If climate change is the greatest threat facing mankind, what are the odds of the big environmental groups rethinking their longstanding opposition to nuclear power?
They appear to be slim. Here’s what Environmental Defense says on its website:
Serious questions of safety, security, waste and proliferation surround the issue of nuclear power. Until these questions are resolved satisfactorily, Environmental Defense cannot support an expansion of nuclear generating capacity.
And this comes from the Natural Resources Defense Council website:
New nuclear power plants are unlikely to provide a significant fraction of future U.S. needs for low-carbon energy. NRDC favors more practical, economical and environmentally sustainable approaches to reducing both U.S. and global carbon emissions, focusing on the widest possible implementation of end-use energy-efficiency improvements, and on policies to accelerate commercialization of clean, flexible, renewable energy technologies.
Supporters of nuclear energy—including those who strongly support climate regulation to curb emissions of global warming pollutans—say that doesn’t make sense.
“They (environmentalists) love to hate the biggest thing that can move the needle with respect to climate change,” says David Crane, the chief executive of NRG Energy. NRG is a member, with NRDC and EDF, of the U.S. Climate Action Partnership, an alliance of big companies and environmental groups that back a cap-and-trade program to regulate greenhouse gases.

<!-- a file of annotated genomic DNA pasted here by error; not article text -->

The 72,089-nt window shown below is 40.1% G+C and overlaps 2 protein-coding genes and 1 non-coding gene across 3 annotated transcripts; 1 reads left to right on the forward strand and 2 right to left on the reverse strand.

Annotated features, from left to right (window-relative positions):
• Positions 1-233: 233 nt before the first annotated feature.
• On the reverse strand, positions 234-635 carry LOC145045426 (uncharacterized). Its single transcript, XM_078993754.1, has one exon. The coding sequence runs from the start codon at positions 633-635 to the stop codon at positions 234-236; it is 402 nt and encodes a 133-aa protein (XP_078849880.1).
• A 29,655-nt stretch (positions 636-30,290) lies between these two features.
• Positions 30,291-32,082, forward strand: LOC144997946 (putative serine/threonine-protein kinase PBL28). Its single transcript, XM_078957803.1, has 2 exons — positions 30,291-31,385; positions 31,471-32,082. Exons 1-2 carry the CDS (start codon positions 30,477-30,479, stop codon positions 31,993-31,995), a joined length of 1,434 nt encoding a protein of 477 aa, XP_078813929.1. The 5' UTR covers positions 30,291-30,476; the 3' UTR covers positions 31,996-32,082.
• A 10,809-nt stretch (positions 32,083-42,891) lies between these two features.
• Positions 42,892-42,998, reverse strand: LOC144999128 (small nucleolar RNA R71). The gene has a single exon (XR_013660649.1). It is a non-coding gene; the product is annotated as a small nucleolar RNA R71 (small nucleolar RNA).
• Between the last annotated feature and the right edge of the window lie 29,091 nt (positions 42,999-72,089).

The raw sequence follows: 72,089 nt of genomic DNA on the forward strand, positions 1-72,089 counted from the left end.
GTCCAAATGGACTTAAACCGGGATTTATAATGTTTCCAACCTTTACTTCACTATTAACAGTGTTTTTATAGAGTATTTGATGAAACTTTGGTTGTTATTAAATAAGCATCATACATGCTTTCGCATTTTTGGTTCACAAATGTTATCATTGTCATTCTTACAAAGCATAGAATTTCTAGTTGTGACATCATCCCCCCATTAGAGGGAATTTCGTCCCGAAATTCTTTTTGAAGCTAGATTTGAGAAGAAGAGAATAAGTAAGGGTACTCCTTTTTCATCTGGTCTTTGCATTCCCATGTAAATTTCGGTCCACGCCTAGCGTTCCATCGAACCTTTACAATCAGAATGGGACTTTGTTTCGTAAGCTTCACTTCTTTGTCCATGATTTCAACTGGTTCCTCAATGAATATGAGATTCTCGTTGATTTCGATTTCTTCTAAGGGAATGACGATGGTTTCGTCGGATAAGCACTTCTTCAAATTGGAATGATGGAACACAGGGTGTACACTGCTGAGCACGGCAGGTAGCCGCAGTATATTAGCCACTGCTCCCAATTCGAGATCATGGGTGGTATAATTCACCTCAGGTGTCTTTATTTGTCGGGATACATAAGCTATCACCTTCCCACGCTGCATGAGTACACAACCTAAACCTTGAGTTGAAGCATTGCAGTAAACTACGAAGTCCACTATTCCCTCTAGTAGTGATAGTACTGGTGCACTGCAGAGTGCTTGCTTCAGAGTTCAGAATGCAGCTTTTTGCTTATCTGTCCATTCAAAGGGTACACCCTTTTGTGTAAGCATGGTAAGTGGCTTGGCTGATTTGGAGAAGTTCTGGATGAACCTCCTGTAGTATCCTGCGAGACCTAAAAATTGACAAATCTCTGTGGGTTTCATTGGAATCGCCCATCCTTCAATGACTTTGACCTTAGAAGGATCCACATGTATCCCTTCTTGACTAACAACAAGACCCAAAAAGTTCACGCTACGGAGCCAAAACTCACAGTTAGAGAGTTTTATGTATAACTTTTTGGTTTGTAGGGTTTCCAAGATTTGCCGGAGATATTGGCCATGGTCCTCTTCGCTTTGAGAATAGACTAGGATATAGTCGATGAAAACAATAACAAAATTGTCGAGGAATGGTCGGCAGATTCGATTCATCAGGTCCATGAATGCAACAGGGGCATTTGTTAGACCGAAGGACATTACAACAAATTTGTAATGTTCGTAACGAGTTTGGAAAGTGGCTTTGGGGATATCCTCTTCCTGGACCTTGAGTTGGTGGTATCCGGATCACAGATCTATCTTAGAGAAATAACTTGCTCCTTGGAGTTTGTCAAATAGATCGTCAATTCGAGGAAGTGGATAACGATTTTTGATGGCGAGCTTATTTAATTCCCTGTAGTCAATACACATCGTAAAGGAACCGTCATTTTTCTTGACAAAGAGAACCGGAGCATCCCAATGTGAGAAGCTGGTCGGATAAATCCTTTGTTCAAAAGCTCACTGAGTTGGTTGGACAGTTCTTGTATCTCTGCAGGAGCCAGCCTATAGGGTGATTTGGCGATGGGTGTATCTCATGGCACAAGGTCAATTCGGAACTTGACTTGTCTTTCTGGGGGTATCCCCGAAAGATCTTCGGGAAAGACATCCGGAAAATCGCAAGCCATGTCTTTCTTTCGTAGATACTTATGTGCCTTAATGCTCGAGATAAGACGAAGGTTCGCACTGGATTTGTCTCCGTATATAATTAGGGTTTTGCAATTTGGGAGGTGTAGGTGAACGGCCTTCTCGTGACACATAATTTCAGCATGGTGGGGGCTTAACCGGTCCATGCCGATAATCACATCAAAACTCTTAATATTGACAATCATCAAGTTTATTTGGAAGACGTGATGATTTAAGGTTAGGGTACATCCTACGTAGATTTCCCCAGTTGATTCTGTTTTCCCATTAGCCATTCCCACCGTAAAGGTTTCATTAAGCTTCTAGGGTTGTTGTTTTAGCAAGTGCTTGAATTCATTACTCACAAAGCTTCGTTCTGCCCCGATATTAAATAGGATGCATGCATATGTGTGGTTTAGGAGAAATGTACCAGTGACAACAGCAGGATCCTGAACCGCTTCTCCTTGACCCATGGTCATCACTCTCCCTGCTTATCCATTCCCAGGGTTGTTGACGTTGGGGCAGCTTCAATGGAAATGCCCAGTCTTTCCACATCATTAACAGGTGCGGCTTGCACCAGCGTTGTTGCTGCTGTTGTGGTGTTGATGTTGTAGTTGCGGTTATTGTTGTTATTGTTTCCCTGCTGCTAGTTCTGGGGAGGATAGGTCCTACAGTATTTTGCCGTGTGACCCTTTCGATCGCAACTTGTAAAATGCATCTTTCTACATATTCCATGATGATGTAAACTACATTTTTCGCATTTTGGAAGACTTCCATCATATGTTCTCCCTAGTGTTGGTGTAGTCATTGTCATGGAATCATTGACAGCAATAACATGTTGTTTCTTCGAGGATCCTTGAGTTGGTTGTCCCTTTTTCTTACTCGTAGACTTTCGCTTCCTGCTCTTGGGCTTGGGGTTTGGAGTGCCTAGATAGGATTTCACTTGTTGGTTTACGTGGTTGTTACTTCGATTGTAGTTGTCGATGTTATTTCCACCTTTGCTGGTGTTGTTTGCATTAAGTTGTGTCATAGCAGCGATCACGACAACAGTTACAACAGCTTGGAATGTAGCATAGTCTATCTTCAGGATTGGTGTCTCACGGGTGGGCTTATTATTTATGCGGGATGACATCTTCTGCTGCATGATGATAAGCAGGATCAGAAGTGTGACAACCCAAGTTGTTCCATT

Crane spoke last week during a lively discussion of nukes led by my colleague David Whitford at FORTUNE’s Brainstorm Green conference about business and the environment. I wish we’d invited an EDF or NRDC representative onto the panel, but the focus was money, not safety, security or waste. David began the conversation by inviting everyone to “consider the evidence and think anew about something about which many of us had made up our minds.”
Good idea. Many years ago, I covered protests again the Seabrook nuclear power plant in New Hampshire for a left-wing publication. My sympathies were with the protestors. Now I’m firmly undecided, and determined to learn more. Given the threat of climate change and the safety record of nuclear plants in the U.S. since Three Mile Island—especially compared the alternative of mining and burning coal—it seems like the right time to rethink nukes.
Here’s what the directors of the national energy laboratories said last year in a report called A Sustainable Energy Future: The Essential Role of Nuclear Energy:
Today, nuclear energy provides 16 percent of the world’s electricity and offers unique benefits. It is the only existing technology with capability for major expansion that can simultaneously provide stability for base-load electricity, security through reliable fuel supply, and environmental stewardship by avoiding emissions of greenhouse gases and other pollutants. Furthermore, it has proven reliability (greater than 90 percent capacity factor), exemplary safety, and operational economy through improved performance.
One of the signatories to the report was Steven Chu, now the energy secretary.
Here are some things I heard during the panel: